Friday, March 7, 2014

Impressionism (pt. 1)

Impressionism is the direct result of Modernism; one cannot claim to understand the former without the latter.  The late Victorian ideas of "the painter of Modern life," such as were described by Charles Baudelaire and Édouard Manet, found their manifest culmination in this new style of art which ultimately grew to become viewed as the chief hinging point in the progression toward Modern Art (people today largely regard it in this way).  The movement took inspiration from Manet's paintings, but since Manet himself never fully committed to a single art style, his work remains detached from the label of Impressionism.  Although he directly influenced this new period of art, Impressionism, strictly defined, begins with Claude Monet.
Monet was another French artist who had been classically trained according to the traditional style of realist art, but his training included a technique called "plein air" painting, which is painting done outdoors.  (His subjects were mostly, then, landscapes).  In this technique, the artist brings his canvas, easel, and palette to the actual spot and paints from the immediate perspective of visual reading.  However, Monet discovered something.  Nothing brings one closer to nature than plein air painting, since it offers the artist the experience of physical presence within its environment, but with the added proximity comes problems.  For starters, the sunlight changes too rapidly to paint a landscape in the careful, detailed manner in which artists were trained to do in the 1800s.  The weather also changes; wind can distort the clarity of tree branches, wispy clouds, and other natural elements; and there are active participants in the scene who frequently interrupt the serenity of the landscape, such as animals or people.  One does not so much paint nature as experience it when painting en plein air.  Therefore, Monet's painting style needed to change; it needed to be a technique which could keep up with nature's active movement and changeability.  And the new method was: paint faster!
Haha, not exactly; but kind of.  Monet used quick, short brushstrokes and small dabs or spots of color, blended together, to try to capture the immediate image of a natural landscape before it changed.  Specifically to capture the visual picture of what the eye sees at a given moment out in nature, he shifted his focus more to atmosphere and less on detail.  In that way his paintings became mostly about capturing the effects of light and shadow on objects, since these were the most rapidly transitory.  Bad weather could be avoided, and birds and other creatures were not too much a nuisance, but the sun always seemed to set too fast.  If he began a painting in daylight and remained at the scene until nightfall, he would have to start an entirely new painting, since the scene before him had totally changed.  His quick paintings, then, were an effort to capture an impression of the brief, passing moment of what the eye sees in nature, like a snapshot.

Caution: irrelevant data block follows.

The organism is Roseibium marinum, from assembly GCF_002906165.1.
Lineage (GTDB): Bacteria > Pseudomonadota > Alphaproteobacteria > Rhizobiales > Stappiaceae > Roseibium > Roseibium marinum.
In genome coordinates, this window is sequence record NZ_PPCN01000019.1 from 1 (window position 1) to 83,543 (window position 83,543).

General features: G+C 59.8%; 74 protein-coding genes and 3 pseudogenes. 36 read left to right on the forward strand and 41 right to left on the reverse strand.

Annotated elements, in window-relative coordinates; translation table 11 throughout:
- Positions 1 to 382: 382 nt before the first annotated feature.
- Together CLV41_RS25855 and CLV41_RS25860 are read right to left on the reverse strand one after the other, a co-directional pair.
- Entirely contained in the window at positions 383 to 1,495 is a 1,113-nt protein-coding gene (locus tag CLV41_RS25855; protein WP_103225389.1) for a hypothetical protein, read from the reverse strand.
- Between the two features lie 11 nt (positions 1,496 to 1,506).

Thus in 1873 Monet produced this work, which he titled Impression: Sunrise.  Upon the artist's submitting this work at the Paris exhibition, critics saw it and were outraged.  They complained it was rough and unfinished, and they mocked the title by calling it only an "impression" of art, not to be considered real art.  Instead of feeling inferior at this insult, the artist adopted this negative label as a badge of honor and called himself thereafter an Impressionist.  Claude Monet is famously reported to have said, in response to the news that his artwork was being scorned and mocked by the salon art critics, "What do the critics know?"
You can see that in this painting realistic detail plays almost no role at all in presenting subject matter.  The landscape is shown through the visual effects of elements within the natural environment.  The rising sun appears red through the smog of a harbor and causes the entire sky in the scene to appear fiery and dirty.  We cannot even see the harbor, it is so covered by smog in the distance.  There is no horizon line, and the reflection on the water's surface causes the distinction between land and sea to blur and almost disappear.  Since the sun is brightest, it and its watery reflection are given the clearest brushstrokes.  The boats in the foreground also appear clearly silhouetted against the scene, but the smokestacks, harbor docks, and all other cityscape views are distorted by a combination of smoggy air quality and dim morning sunlight.  This was how Monet actually saw the landscape.  The objects in the distance appeared hazy and blue; the water looked a sickly green color, not deep blue.  The people on the boats were indistinguishable, and the sun was the whole scene's only clear object.  Obviously Monet knew that there were smokestacks and a harbor and a town there; it wasn't like he was oblivious to the subject matter he was painting.  But he painted exactly what his eye saw, not what he knew to be there.  He knew quite well what a boat looked like up close; but if this was how it looked from a distance, then he had to paint it this way.  Paul Cézanne once said of the artist, "Monet is only an eye, but what an eye!"

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